Reduction in the £5,000 dividend allowance – is this lady for turning…..?

Dividend Allowance and the Spring Budget 2017

Well the National Insurance increase for the self-employed introduced in the Spring Budget didn’t last very long it seems. At the first sign of political pressure it was quietly abandoned.

(Or was that postponed….?)

Unless there are further political objections and U-turns, one of the few remaining revenue raising changes in the recent spring budget was the reduction in the £5,000 dividend allowance from April 2018.

From this date the allowance will drop to £2,000.

This measure will increase the tax charge both for investors with significant, quoted share portfolios and also for many director/shareholders of private companies. Reducing tax and National Insurance bills by taking a lower proportion of remuneration as salary and topping this up with dividends has been a profitable ploy for a good while now and that tax free allowance was the icing on the cake.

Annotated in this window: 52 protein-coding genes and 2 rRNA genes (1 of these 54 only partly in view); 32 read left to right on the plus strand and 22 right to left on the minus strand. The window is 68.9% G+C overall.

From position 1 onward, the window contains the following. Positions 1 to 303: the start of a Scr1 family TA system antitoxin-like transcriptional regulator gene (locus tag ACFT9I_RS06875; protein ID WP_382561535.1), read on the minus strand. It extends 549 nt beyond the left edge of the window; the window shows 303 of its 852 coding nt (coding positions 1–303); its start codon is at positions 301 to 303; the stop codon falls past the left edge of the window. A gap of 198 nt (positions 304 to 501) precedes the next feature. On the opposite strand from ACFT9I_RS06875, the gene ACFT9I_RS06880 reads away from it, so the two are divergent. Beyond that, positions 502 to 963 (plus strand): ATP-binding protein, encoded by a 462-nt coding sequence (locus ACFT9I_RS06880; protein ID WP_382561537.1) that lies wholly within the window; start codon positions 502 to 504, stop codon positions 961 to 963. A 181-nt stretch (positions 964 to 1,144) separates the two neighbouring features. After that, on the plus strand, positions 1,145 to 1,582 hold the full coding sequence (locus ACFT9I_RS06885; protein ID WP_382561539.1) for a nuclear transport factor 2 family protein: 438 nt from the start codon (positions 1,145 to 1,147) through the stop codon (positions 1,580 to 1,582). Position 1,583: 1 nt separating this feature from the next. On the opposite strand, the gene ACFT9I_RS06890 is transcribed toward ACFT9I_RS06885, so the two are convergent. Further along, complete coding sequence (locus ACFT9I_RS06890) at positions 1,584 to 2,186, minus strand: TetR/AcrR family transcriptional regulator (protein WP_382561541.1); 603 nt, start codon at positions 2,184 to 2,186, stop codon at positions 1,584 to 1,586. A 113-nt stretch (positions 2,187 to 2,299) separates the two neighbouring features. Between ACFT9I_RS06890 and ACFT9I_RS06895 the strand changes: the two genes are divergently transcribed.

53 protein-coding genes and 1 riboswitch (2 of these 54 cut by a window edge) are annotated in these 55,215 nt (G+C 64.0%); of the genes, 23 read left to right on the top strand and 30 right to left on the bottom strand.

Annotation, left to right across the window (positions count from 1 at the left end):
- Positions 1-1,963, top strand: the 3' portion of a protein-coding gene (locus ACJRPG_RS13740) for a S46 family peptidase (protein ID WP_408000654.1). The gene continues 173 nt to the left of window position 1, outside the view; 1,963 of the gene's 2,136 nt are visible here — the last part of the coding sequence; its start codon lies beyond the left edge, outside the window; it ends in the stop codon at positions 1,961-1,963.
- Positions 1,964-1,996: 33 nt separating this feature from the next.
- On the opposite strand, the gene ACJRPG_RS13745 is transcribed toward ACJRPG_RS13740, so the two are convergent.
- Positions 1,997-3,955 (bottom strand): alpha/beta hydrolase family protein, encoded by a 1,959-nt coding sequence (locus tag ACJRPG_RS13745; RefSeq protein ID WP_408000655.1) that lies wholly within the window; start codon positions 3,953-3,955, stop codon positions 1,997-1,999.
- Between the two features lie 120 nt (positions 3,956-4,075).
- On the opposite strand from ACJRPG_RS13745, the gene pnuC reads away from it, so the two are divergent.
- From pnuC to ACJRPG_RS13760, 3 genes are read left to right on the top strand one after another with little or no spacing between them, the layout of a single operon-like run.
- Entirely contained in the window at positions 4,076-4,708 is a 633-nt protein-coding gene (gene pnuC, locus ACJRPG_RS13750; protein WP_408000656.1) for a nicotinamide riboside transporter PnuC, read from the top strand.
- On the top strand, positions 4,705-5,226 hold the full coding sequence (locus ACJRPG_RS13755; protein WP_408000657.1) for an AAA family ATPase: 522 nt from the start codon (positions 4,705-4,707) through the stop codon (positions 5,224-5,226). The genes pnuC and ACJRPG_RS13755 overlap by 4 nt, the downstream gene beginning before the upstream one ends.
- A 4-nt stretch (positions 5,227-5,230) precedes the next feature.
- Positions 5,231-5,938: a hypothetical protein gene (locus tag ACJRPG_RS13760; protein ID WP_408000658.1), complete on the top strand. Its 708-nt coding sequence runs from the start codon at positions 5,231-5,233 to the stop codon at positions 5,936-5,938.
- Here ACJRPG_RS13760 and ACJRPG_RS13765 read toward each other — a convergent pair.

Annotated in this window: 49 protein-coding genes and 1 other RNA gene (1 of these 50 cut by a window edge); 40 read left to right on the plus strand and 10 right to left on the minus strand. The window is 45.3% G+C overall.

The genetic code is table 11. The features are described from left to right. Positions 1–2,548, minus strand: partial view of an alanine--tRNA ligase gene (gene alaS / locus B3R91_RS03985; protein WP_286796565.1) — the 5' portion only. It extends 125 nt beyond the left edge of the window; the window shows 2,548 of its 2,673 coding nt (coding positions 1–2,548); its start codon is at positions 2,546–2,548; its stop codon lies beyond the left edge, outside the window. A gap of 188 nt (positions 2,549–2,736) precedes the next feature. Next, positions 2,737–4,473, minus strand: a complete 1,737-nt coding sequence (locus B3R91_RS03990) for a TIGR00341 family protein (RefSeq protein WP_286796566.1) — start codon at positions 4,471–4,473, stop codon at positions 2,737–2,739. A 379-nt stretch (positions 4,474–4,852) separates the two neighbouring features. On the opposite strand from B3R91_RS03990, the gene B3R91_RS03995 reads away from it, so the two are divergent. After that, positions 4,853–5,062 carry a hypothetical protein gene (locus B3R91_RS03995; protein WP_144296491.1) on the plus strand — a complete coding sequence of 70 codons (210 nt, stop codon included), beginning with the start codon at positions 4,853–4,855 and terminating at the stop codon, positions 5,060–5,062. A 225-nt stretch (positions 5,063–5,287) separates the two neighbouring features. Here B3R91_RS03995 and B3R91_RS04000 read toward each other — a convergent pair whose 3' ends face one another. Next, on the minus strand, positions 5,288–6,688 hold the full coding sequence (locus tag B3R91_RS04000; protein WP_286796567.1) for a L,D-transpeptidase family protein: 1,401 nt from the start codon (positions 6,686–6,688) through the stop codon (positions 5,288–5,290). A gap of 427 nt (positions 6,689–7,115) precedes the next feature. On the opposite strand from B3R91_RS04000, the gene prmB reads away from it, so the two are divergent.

A person receiving dividends of £5,000 may see the following amounts added to their tax bill for 2018-19, dependant on where the dividends sit within their basic, higher and additional rate income tax bands:

  • Basic rate tax payers – a tax increase of £225.
  • Higher rate tax payers – a tax increase of £975, or
  • Additional rate tax payers – a tax increase of £1,143.

The current average dividend yield for FTSE 100 companies is close to 3%.

Based on this estimate, holders of portfolios worth in excess of approximately £67,000 may see an increase in their tax bill next year. There has been speculation in the press suggesting that affected investors (in quoted companies) may be able to use ISAs to shelter some of their dividend income from an income tax charge. But this won’t be an option open to owner/manager directors or shareholders owning unquoted shares in their own limited companies.

Director/shareholders who have adopted the low salary high dividend approach will suffer a tax increase but despite the reduction in the Dividend tax free allowance it is likely that the benefits of this strategy will continue to outweigh the tax and NIC cost of being self-employed.

Contact THP today

For more advice on the Spring Budget and how these tax changes will affect your business contact THP today.


Join The Conversation
Member of the Legal Services Guild
Sign up for our Newsletter